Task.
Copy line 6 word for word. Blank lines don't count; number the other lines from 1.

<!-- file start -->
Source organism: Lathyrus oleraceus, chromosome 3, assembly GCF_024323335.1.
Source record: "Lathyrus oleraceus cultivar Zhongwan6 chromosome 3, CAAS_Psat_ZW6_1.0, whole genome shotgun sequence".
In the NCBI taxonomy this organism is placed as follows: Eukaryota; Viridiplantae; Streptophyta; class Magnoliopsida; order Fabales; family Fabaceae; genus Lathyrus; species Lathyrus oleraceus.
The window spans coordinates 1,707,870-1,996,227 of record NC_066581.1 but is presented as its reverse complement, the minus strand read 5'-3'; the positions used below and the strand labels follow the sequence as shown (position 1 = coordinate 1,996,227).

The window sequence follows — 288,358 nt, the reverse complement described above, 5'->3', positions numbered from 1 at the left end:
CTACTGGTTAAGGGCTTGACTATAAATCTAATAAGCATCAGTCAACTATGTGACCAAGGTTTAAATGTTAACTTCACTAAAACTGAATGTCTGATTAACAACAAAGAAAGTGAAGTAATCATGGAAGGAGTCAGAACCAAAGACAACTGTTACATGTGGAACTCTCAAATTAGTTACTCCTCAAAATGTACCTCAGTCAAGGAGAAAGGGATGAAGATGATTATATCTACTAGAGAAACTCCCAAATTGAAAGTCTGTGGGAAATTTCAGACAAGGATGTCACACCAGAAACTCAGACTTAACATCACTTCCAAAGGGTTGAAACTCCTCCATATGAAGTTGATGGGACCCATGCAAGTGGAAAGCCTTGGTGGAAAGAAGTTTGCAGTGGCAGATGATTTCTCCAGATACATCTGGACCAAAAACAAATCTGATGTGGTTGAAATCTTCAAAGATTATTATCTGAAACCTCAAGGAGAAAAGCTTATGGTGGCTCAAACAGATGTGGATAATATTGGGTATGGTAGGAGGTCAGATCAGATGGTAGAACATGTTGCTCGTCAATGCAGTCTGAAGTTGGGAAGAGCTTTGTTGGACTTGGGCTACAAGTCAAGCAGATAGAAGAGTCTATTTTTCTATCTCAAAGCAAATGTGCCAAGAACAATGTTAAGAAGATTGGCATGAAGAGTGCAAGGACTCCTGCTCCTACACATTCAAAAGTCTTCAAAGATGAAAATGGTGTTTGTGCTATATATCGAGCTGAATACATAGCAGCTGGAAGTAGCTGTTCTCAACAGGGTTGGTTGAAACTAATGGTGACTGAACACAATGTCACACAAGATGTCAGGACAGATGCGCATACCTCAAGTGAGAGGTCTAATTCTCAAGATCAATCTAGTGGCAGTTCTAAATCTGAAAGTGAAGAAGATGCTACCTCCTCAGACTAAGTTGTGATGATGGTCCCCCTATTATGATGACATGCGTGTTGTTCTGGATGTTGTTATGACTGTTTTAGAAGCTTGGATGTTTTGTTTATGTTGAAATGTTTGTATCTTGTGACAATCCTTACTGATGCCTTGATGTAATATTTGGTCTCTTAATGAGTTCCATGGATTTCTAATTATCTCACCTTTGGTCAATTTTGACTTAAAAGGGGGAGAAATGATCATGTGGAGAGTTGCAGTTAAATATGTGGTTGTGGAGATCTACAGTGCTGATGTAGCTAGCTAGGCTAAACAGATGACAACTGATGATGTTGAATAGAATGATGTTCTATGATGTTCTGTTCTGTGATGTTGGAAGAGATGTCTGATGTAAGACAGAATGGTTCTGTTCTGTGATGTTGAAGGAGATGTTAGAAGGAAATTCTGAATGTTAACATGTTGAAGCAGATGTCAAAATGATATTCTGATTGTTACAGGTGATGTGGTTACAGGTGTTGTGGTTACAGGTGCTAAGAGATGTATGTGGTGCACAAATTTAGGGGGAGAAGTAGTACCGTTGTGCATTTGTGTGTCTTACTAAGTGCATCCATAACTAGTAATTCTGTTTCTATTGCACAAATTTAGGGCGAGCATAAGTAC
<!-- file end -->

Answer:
CTACTGGTTAAGGGCTTGACTATAAATCTAATAAGCATCAGTCAACTATGTGACCAAGGTTTAAATGTTAACTTCACTAAAACTGAATGTCTGATTAACAACAAAGAAAGTGAAGTAATCATGGAAGGAGTCAGAACCAAAGACAACTGTTACATGTGGAACTCTCAAATTAGTTACTCCTCAAAATGTACCTCAGTCAAGGAGAAAGGGATGAAGATGATTATATCTACTAGAGAAACTCCCAAATTGAAAGTCTGTGGGAAATTTCAGACAAGGATGTCACACCAGAAACTCAGACTTAACATCACTTCCAAAGGGTTGAAACTCCTCCATATGAAGTTGATGGGACCCATGCAAGTGGAAAGCCTTGGTGGAAAGAAGTTTGCAGTGGCAGATGATTTCTCCAGATACATCTGGACCAAAAACAAATCTGATGTGGTTGAAATCTTCAAAGATTATTATCTGAAACCTCAAGGAGAAAAGCTTATGGTGGCTCAAACAGATGTGGATAATATTGGGTATGGTAGGAGGTCAGATCAGATGGTAGAACATGTTGCTCGTCAATGCAGTCTGAAGTTGGGAAGAGCTTTGTTGGACTTGGGCTACAAGTCAAGCAGATAGAAGAGTCTATTTTTCTATCTCAAAGCAAATGTGCCAAGAACAATGTTAAGAAGATTGGCATGAAGAGTGCAAGGACTCCTGCTCCTACACATTCAAAAGTCTTCAAAGATGAAAATGGTGTTTGTGCTATATATCGAGCTGAATACATAGCAGCTGGAAGTAGCTGTTCTCAACAGGGTTGGTTGAAACTAATGGTGACTGAACACAATGTCACACAAGATGTCAGGACAGATGCGCATACCTCAAGTGAGAGGTCTAATTCTCAAGATCAATCTAGTGGCAGTTCTAAATCTGAAAGTGAAGAAGATGCTACCTCCTCAGACTAAGTTGTGATGATGGTCCCCCTATTATGATGACATGCGTGTTGTTCTGGATGTTGTTATGACTGTTTTAGAAGCTTGGATGTTTTGTTTATGTTGAAATGTTTGTATCTTGTGACAATCCTTACTGATGCCTTGATGTAATATTTGGTCTCTTAATGAGTTCCATGGATTTCTAATTATCTCACCTTTGGTCAATTTTGACTTAAAAGGGGGAGAAATGATCATGTGGAGAGTTGCAGTTAAATATGTGGTTGTGGAGATCTACAGTGCTGATGTAGCTAGCTAGGCTAAACAGATGACAACTGATGATGTTGAATAGAATGATGTTCTATGATGTTCTGTTCTGTGATGTTGGAAGAGATGTCTGATGTAAGACAGAATGGTTCTGTTCTGTGATGTTGAAGGAGATGTTAGAAGGAAATTCTGAATGTTAACATGTTGAAGCAGATGTCAAAATGATATTCTGATTGTTACAGGTGATGTGGTTACAGGTGTTGTGGTTACAGGTGCTAAGAGATGTATGTGGTGCACAAATTTAGGGGGAGAAGTAGTACCGTTGTGCATTTGTGTGTCTTACTAAGTGCATCCATAACTAGTAATTCTGTTTCTATTGCACAAATTTAGGGCGAGCATAAGTAC